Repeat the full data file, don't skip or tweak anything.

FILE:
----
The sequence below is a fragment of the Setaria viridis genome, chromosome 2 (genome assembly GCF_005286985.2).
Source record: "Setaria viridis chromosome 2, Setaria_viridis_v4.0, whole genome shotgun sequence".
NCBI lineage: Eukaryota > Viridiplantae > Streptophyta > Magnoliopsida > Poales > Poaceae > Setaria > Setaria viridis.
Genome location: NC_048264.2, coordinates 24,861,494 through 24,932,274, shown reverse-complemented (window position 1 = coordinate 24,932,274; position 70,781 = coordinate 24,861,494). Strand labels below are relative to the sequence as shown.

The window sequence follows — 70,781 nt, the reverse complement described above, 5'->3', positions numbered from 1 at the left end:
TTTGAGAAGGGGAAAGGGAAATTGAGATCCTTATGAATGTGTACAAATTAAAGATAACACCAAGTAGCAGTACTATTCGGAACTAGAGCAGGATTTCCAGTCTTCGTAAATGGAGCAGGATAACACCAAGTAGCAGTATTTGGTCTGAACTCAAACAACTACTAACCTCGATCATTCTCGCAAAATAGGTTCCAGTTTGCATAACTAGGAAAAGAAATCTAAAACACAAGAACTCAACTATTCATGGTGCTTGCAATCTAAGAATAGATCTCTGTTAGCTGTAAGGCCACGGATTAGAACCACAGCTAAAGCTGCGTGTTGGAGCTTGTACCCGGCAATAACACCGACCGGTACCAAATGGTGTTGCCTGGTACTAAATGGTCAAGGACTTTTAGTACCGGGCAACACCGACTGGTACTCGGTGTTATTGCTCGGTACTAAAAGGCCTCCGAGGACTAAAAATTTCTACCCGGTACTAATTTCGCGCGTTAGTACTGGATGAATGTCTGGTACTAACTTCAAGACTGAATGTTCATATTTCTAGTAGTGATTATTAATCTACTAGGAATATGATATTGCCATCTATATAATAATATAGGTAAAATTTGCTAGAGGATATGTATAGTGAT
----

The sequence below is a fragment of the Setaria viridis genome, chromosome 2 (genome assembly GCF_005286985.2).
Source record: "Setaria viridis chromosome 2, Setaria_viridis_v4.0, whole genome shotgun sequence".
NCBI lineage: Eukaryota > Viridiplantae > Streptophyta > Magnoliopsida > Poales > Poaceae > Setaria > Setaria viridis.
Genome location: NC_048264.2, coordinates 24,861,494 through 24,932,274, shown reverse-complemented (window position 1 = coordinate 24,932,274; position 70,781 = coordinate 24,861,494). Strand labels below are relative to the sequence as shown.

The window sequence follows — 70,781 nt, the reverse complement described above, 5'->3', positions numbered from 1 at the left end:
TTTGAGAAGGGGAAAGGGAAATTGAGATCCTTATGAATGTGTACAAATTAAAGATAACACCAAGTAGCAGTACTATTCGGAACTAGAGCAGGATTTCCAGTCTTCGTAAATGGAGCAGGATAACACCAAGTAGCAGTATTTGGTCTGAACTCAAACAACTACTAACCTCGATCATTCTCGCAAAATAGGTTCCAGTTTGCATAACTAGGAAAAGAAATCTAAAACACAAGAACTCAACTATTCATGGTGCTTGCAATCTAAGAATAGATCTCTGTTAGCTGTAAGGCCACGGATTAGAACCACAGCTAAAGCTGCGTGTTGGAGCTTGTACCCGGCAATAACACCGACCGGTACCAAATGGTGTTGCCTGGTACTAAATGGTCAAGGACTTTTAGTACCGGGCAACACCGACTGGTACTCGGTGTTATTGCTCGGTACTAAAAGGCCTCCGAGGACTAAAAATTTCTACCCGGTACTAATTTCGCGCGTTAGTACTGGATGAATGTCTGGTACTAACTTCAAGACTGAATGTTCATATTTCTAGTAGTGATTATTAATCTACTAGGAATATGATATTGCCATCTATATAATAATATAGGTAAAATTTGCTAGAGGATATGTATAGTGAT